The historical Pamir Highway, officially called M41, is an excellent challenge for a 4x4 adventure travelers. Most of the road is paved, except for the mountain passes, and the length of the road is 1,252 kilometers between Osh and Dushanbe, going through the Pamir Mountains.
Most of the Pamir Highway is located in Tajikistan, a country situated in the middle of Central Asia with India to the south and China to the east, but the highway also goes through Afghanistan, Uzbekistan and Kyrgyzstan in Central Asia. The Pamir highway leads from the city of Osh, Kyrgyzstan, through Tajikistan (Gorno-Badakhshan Autonomous Province, Khorug, Dushanbe), via the eastern part of Uzbekistan, to Mazar-e Sharif in northern Afghanistan. It’s one of the world’s most famous routes for the adventurous travelers and lies mostly in Tajikistan, the highland country of Central Asia.
The condition of the asphalt depends; sometimes it is really bad. Construction and maintenance levels vary substantially along the highway. The roadway is paved is some areas, but is mostly unpaved. The road is heavily damaged in places by erosion, earthquakes, landslides, and avalanches.The Pamir highway is mostly one-lane. Driving mistake can have deadly consequences, because the road is small and goes along deep valleys. No barrier stands between the road and the cliffs.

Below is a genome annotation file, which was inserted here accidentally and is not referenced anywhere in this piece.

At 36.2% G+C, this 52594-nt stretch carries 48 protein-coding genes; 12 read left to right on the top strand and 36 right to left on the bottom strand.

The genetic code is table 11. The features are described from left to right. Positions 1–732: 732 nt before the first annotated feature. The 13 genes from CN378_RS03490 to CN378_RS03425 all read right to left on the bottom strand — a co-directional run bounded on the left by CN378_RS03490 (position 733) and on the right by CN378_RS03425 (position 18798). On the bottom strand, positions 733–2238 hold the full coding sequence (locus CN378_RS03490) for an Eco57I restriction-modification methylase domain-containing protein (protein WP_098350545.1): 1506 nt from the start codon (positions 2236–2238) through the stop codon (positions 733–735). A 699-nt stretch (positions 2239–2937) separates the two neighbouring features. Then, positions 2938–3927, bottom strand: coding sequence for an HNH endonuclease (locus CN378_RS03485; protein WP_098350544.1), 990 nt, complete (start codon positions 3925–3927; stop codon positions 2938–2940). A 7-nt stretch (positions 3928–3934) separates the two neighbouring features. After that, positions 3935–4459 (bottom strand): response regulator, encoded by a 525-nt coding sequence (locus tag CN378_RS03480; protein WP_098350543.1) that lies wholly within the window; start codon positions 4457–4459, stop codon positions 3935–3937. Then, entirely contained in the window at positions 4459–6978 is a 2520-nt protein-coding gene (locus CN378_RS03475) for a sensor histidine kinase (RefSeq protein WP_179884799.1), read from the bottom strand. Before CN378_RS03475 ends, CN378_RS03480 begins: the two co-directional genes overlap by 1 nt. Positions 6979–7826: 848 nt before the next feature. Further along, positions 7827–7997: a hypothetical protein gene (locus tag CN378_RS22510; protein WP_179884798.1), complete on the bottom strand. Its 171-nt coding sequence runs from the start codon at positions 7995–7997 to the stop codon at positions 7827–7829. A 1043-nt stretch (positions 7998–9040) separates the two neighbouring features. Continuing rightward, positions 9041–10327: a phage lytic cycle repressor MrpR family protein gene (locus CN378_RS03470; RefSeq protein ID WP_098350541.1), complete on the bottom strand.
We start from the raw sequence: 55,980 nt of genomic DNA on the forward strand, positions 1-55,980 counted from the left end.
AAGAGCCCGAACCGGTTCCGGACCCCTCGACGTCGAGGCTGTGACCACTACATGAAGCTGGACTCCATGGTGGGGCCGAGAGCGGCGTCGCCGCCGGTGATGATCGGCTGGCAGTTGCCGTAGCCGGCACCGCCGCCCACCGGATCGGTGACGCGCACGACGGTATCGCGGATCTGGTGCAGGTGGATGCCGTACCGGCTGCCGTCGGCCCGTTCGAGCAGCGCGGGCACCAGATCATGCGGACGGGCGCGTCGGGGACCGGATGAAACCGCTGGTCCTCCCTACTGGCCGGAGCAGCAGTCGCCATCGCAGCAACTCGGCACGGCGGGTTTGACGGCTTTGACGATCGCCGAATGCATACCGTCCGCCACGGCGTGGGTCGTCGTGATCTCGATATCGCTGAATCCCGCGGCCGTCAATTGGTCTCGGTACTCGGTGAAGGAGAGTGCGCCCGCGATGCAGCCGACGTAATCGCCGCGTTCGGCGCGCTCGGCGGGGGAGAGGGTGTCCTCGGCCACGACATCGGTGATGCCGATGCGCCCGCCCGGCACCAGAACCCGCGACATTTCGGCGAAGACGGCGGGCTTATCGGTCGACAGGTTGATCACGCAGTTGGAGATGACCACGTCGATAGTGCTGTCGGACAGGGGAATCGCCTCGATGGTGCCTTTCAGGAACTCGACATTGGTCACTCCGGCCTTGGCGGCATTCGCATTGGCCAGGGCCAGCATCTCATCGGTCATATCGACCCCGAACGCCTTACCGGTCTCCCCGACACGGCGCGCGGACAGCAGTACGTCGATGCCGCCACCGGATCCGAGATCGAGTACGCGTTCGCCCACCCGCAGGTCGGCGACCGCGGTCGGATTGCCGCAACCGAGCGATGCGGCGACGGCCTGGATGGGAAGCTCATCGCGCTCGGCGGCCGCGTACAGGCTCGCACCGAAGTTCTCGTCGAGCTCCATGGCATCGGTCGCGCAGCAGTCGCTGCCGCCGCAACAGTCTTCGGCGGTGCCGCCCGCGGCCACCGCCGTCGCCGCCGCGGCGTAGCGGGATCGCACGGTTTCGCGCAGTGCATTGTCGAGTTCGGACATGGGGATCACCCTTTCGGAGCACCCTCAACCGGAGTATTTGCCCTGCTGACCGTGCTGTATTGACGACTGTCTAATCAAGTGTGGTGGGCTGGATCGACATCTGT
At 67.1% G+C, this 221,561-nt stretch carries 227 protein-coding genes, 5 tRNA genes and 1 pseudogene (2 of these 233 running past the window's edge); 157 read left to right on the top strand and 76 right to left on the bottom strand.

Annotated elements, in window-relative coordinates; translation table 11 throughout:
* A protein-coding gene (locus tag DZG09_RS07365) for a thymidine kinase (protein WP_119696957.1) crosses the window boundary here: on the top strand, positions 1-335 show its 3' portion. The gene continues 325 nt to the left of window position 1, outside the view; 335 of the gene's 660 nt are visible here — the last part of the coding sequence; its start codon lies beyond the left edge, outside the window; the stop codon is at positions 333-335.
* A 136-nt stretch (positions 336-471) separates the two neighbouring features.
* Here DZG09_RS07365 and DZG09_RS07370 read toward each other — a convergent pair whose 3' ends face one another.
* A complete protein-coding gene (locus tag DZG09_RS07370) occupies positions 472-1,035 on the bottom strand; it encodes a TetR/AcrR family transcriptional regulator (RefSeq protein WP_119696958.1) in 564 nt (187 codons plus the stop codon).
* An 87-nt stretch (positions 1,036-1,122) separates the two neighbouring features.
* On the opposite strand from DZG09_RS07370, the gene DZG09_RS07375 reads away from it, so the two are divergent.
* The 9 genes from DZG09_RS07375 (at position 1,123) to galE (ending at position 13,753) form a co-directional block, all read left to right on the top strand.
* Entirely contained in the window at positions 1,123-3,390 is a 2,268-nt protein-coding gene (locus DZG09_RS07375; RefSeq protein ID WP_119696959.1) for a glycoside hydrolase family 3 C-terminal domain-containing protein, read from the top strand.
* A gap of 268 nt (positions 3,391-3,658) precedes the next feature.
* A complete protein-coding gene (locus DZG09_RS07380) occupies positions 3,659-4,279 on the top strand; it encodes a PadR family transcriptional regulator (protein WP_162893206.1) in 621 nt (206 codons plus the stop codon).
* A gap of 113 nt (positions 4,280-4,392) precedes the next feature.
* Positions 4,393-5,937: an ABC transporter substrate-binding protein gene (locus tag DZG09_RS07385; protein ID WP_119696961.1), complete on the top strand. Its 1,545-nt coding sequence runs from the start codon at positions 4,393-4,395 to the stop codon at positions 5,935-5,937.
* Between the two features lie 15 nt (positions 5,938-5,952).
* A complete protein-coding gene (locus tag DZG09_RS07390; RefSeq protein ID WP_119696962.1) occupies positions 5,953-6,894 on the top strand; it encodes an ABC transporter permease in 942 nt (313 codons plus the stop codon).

The surface of the road is gravel and sand. The highway is known as the second-highest altitude international highway in the world (at an elevation of 4,655 m above the sea level). The section between Dushanbe and Murghab has the European route number E 008. Pamir Highway is usually open all year, but it can be closed anytime when the access is not cleared of snow. The decaying roads make traveling difficult and dangerous with lack of any rest stop plastic sheds. The high elevation of the highway is no stranger to high winds, another gruelling danger while driving on weathered cliffs. Road closures can be frequent, so check conditions before traveling to this area.
A Pamir Highway traveler must be experienced and completely devoted to safe, slow and obstacle-conscious driving to deter danger. The route of the Pamir Highway has been in use for millennia, as there are a limited number of viable routes through the high Pamir Mountains; the road formed one link of the ancient Silk Road trade route. Throughout the area, the land is typically rugged and dry. This road is sometimes referred to as “The Road from Hell”.
Portions of this roadway may be temporarily closed due to road work or inclement weather. The road was built during Soviet times, to connect parts of their imperium in this region. Since the breakdown and Central Asia’s independence, not much coherent maintanance has been done to the road, only in spots, where damage has been caused by flash floods or scree. Heavy or prolonged rain can cause local flash floods that cover the road with water or wash out culverts or bridges.